"Je veux juste éviter les problèmes !"

Translation:I just want to avoid problems!

July 25, 2017



"I want just to avoid problems" means the same thing and should be accepted.

November 21, 2017


Yes, there seems to be nothing wrong with that and I wish someone had responded to you.

October 24, 2018


Can someone please explain why I was marked wrong for putting "I want to avoid the problems", surely "avoid problems" would be des problems?

July 25, 2017


Maybe because you forgot the "just"?

July 25, 2017


Reminder: "les problèmes" can mean "problems in general" or "the specific problems".

In this sentence, either "problems" or "the problems" is acceptable, without context.

"des problèmes" is the plural of "un problème". I guess that if the French sentence has "des problèmes", as in "je veux juste éviter d'avoir des problèmes", the English translations would include "I just want to avoid having some problems" (as more than one, or an unknown number of them).

August 28, 2017


no, I did actually say :I just want to avoid the problems"

July 26, 2017


"avoid the problems" isn't really correct here, because in this sentence both "les problèmes" and "des problèmes" translate to "problems", but with nuances in meaning:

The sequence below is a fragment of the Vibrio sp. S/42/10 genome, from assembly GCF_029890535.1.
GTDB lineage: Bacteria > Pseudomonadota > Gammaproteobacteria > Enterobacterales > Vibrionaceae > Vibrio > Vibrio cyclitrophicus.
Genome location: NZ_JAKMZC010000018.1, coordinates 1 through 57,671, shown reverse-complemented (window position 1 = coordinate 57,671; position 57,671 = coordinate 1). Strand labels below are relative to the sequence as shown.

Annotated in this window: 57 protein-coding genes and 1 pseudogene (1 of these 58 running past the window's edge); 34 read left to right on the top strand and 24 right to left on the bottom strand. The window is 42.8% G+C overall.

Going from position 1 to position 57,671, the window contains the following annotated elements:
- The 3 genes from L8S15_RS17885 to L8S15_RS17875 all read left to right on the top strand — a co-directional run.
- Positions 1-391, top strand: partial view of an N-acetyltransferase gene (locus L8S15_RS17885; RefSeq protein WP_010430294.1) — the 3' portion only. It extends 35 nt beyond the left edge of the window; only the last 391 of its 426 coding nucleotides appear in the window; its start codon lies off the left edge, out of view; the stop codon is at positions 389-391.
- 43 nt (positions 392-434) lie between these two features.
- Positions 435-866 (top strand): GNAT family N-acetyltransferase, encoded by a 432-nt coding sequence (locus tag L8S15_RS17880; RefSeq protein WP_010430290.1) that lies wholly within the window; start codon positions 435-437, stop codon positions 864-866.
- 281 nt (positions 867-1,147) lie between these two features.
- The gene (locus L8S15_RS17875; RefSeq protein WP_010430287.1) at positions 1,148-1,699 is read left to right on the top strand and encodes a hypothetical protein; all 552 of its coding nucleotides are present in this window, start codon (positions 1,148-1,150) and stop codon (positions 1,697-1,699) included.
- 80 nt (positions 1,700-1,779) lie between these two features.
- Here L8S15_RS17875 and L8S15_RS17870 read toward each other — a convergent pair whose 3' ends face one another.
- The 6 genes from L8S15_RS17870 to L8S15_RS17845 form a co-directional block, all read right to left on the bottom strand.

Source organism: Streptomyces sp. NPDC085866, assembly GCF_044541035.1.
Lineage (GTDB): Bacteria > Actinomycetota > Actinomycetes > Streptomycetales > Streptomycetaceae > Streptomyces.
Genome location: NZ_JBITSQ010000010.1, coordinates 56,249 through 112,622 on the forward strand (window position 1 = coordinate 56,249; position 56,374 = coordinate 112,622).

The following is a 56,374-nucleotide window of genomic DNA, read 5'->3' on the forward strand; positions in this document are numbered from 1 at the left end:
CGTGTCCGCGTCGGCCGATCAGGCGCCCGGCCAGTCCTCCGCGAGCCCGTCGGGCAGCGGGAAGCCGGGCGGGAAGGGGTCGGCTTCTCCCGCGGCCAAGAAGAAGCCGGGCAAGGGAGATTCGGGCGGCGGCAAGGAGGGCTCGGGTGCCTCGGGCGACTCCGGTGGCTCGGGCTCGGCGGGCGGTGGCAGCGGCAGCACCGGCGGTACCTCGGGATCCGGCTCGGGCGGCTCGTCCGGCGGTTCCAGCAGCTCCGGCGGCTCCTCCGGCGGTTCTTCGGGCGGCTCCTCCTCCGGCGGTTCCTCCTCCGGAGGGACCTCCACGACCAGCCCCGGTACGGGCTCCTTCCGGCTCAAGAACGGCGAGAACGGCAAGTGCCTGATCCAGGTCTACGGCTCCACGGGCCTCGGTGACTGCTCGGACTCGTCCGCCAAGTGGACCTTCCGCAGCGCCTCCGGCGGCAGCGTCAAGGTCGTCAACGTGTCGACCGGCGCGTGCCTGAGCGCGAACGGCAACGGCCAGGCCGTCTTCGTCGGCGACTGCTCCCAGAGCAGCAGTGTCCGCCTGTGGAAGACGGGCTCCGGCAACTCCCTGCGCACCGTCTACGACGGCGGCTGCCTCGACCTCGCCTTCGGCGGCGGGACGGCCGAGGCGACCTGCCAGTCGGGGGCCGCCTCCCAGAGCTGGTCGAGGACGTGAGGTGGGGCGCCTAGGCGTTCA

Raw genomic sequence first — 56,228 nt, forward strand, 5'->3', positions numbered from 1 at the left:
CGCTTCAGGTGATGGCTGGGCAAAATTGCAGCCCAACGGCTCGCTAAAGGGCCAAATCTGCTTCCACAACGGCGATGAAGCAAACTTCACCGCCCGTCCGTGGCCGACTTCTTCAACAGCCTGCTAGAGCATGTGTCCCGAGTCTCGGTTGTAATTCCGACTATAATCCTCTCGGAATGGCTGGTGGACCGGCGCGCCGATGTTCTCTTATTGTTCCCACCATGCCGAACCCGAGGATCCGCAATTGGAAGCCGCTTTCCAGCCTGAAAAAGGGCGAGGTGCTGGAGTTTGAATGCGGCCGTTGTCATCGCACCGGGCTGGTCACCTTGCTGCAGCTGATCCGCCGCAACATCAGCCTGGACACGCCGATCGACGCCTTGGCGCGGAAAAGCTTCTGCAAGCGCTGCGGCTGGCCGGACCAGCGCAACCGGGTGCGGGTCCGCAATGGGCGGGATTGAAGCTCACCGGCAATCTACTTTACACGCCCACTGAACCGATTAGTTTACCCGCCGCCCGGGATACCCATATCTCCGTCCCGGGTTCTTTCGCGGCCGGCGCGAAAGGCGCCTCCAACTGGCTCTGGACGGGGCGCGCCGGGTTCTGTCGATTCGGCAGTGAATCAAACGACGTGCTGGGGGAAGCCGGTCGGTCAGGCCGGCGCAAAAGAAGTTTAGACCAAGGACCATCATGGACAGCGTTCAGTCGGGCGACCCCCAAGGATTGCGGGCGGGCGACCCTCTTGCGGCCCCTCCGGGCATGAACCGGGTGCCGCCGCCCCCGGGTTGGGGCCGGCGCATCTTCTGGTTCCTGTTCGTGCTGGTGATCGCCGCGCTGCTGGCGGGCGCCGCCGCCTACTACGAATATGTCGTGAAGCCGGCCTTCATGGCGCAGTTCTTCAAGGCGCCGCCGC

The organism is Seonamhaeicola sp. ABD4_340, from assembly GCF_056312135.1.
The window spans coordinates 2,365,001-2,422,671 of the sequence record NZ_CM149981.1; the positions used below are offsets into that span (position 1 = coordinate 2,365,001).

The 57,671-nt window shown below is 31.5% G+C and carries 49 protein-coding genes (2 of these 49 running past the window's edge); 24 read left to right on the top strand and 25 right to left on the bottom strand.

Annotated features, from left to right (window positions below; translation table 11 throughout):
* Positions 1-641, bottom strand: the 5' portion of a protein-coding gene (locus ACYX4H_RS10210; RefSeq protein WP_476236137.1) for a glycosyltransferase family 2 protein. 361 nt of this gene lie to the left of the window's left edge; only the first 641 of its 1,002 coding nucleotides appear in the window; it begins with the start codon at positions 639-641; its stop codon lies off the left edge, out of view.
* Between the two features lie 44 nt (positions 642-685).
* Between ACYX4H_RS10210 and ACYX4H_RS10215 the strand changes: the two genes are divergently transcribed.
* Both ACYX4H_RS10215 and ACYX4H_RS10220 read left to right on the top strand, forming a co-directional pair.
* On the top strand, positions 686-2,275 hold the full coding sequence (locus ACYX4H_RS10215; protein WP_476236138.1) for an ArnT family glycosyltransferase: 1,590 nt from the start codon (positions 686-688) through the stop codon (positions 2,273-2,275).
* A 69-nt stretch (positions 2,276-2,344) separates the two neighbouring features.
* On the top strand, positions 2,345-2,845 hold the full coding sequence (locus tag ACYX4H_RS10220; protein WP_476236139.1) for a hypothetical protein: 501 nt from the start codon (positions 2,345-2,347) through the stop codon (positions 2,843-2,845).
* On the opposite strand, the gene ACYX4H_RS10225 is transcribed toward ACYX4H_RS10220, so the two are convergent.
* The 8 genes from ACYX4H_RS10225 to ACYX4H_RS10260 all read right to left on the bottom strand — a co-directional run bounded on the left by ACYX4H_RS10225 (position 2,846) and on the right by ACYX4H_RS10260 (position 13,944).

-éviter les problèmes means that you want to avoid problems altogether

-éviter des problèmes means that you want to avoid some problems, a indefinite but limited amount of problems

July 26, 2017


"The problems" can refer to aforementioned ones not restated in this sentence.

January 23, 2019


Thank you, but how are you supposed to know which is right?

July 27, 2017


How do you distinguish between "I just want to avoid problems" and "I want to just avoid problems"?

November 1, 2017


I just want to avoid problems = je veux seulement/juste éviter les problèmes (= my only will/wish)

I want to just avoid problems = je veux éviter seulement/juste les problèmes (= the only things I want to avoid are problems).

November 2, 2017

  • 1243

That's not true. If the only things I want to avoid are problems, it would be "I want to avoid just problems." Really "I want to just avoid problems" means just about the same thing but is considered incorrect by grammar snobs because it splits the infinitive "to avoid." I would accept it, though.

December 7, 2017


What's happened to the preposition 'à' for the infinitive? Does 'juste' act as the preposition?

December 8, 2017


There is never a preposition between the verb "vouloir" and another verb in infinitive.

"Juste" is an adverb in this sentence.

This is the list of verbs which can introduce an infinitive without a preposition: Aimer/aimer mieux, aller, compter, croire, courir, daigner, descendre, désirer, détester, devoir, entendre, entrer, espérer, faire, falloir, (s')imaginer, laisser, monter, oser, paraître, partir, penser, pouvoir, préférer, prétendre, rentrer, rester, retourner, revenir, savoir, sembler, sentir, sortir, souhaiter, valoir mieux, venir, voir and vouloir.

December 9, 2017


In English this sentence could be either "I just" or "I only" ...."want to avoid

October 9, 2018
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